Cracking can be the result of one or more factors, such as drying shrinkage, thermal contraction, sub grade settlement, and applied loads. Cracking cannot be prevented but it can be controlled.
Prepare sub grade properly, compact all loose soil underneath the concrete slab. Slope the sub grade for proper drainage. Design a flexible concrete pavement that can accommodate load and movements. Use the proper strength of concrete for the job with properly placed tension control joints. Do not overwork concrete surface. Avoid rapid drying conditions.
Surface scaling occurs when the concrete surface breaks off to a depth of 2 inches and keep spelling away. Causes for scaling vary and are dependent on surface strength, curing procedures, water seepage, air content and air entrainment. Concrete subjected to use of deicing salts combined with freeze-thaw conditions are prone to scaling. Chemicals such as ammonium nitrate and ammonium sulfate, which are components of most fertilizers, can cause scaling as well.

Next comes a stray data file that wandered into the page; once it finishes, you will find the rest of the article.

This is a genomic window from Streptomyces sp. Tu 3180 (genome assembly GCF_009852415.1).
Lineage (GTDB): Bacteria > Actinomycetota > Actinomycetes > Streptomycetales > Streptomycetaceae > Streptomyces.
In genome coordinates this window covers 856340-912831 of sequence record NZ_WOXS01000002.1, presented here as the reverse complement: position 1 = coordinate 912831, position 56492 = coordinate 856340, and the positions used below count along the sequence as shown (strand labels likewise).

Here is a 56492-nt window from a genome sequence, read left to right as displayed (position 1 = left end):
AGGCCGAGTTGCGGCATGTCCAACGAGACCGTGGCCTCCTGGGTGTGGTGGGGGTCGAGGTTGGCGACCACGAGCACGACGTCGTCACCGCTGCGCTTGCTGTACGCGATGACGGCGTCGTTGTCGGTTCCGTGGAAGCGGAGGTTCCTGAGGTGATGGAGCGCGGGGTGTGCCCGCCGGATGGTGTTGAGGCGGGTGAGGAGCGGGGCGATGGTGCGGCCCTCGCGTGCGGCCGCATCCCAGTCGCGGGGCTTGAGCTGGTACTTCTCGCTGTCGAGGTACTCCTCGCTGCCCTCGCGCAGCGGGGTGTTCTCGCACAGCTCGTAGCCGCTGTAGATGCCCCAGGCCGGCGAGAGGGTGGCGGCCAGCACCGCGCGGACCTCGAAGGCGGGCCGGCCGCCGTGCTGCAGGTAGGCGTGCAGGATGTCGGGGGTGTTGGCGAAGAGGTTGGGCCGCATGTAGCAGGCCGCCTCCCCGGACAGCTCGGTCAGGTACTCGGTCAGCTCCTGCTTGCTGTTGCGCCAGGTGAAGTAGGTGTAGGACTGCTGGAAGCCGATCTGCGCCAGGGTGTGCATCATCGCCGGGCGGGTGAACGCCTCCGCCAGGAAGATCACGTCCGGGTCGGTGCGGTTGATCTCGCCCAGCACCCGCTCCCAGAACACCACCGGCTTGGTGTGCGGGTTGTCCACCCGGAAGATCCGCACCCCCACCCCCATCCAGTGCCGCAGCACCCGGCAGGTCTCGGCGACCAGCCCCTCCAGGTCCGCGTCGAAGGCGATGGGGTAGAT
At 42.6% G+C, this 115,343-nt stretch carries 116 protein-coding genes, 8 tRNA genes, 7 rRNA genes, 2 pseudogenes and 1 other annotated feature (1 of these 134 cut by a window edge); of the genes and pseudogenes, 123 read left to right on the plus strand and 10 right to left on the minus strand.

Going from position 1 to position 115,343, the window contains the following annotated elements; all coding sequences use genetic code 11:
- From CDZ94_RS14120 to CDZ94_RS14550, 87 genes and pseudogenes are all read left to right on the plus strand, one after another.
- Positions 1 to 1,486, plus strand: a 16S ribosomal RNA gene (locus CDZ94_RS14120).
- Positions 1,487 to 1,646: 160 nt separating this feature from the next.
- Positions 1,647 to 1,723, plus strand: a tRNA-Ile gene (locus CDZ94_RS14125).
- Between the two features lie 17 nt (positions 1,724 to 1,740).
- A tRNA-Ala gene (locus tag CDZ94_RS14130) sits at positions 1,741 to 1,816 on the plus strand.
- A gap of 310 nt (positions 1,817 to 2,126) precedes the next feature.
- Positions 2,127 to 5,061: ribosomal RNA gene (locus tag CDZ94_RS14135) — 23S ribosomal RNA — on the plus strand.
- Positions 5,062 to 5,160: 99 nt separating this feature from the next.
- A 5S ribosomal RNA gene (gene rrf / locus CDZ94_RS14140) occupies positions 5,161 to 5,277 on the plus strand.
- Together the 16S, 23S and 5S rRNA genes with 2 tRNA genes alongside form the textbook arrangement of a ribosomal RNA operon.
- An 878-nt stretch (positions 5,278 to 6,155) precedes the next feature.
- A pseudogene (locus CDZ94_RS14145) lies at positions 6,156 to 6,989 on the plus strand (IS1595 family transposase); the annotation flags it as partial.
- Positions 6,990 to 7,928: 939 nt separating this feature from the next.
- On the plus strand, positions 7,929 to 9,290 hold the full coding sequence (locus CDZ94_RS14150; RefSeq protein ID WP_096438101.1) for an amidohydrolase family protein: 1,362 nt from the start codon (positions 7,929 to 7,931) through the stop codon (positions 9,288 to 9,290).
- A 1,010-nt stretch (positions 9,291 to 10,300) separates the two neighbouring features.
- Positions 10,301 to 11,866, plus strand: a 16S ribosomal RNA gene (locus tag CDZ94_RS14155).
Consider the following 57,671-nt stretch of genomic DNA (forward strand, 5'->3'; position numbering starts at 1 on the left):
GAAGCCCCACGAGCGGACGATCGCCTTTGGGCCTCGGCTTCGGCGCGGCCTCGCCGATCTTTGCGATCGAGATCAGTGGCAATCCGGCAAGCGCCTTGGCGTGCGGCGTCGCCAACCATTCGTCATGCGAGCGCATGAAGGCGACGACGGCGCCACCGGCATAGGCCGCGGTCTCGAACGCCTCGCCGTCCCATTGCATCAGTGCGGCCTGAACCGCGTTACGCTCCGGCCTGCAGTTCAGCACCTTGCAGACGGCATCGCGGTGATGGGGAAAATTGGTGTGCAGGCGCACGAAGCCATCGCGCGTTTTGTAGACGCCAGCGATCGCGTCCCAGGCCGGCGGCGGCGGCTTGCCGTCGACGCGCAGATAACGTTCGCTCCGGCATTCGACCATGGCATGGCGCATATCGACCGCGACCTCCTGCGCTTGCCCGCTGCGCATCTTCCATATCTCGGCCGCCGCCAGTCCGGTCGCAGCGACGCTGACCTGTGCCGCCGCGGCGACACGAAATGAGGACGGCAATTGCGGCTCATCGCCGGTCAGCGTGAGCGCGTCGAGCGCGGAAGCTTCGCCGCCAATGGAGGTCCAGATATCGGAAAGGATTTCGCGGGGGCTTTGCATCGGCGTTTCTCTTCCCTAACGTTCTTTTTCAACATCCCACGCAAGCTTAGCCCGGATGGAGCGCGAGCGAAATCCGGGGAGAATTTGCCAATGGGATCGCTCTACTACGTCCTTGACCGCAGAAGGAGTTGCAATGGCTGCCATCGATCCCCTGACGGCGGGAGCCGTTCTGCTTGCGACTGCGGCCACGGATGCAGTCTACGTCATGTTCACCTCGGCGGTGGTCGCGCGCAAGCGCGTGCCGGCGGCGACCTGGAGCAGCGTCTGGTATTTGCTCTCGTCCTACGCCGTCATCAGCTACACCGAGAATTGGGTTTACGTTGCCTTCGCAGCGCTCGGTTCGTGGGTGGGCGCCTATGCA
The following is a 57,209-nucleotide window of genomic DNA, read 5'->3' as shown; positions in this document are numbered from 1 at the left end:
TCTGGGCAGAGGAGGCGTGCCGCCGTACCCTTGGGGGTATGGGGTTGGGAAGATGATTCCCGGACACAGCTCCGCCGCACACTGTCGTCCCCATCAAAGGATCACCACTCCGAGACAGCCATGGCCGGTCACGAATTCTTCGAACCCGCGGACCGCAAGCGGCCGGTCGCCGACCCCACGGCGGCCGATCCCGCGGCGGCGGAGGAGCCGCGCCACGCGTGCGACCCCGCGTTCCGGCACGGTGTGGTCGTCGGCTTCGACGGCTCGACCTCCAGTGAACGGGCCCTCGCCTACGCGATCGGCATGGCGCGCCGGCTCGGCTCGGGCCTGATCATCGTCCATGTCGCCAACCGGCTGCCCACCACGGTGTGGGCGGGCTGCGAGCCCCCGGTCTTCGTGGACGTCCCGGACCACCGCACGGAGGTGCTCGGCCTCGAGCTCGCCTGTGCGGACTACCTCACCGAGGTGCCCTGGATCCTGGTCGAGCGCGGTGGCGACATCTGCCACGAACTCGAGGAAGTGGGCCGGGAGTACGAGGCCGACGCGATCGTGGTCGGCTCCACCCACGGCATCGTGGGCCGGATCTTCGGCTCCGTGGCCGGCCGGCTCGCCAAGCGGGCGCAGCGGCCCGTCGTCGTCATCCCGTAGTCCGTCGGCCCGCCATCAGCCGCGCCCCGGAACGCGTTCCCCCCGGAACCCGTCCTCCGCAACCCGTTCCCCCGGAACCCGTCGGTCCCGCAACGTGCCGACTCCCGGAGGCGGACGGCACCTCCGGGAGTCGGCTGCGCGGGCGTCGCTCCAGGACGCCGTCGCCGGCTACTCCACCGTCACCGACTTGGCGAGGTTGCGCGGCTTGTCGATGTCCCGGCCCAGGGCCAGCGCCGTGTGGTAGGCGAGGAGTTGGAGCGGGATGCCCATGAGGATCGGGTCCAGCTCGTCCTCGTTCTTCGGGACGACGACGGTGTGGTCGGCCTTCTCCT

All factors have to be taken into account when designing a concrete mix in order to produce concrete with a workable slump. For best results concrete is finished at the right time, once all water has been evaporated. Cure concrete adequately without using salt or other chemicals durning winter. Don’t overwork the concrete surface. Avoid using a vibrating screed on high slump concrete.
When concrete develops several radio interconnected fine cracks, generally when the slab is damp the day after placement or within the first week. Crazing of concrete is caused by an overly wet mix and poor or inadequate curing and occurs when the cement paste comes up to the surface.
Use a moderate slump concrete without bleeding and segregation. Complete the finishing process when all water has evaporated, do not dust cement on the surface while water is present, and do not sprinkle water over the concrete while finishing it. Use a broom finish instead of using a steel towel. Cure concrete adequately so it can retain the necessary moisture for the hydration process.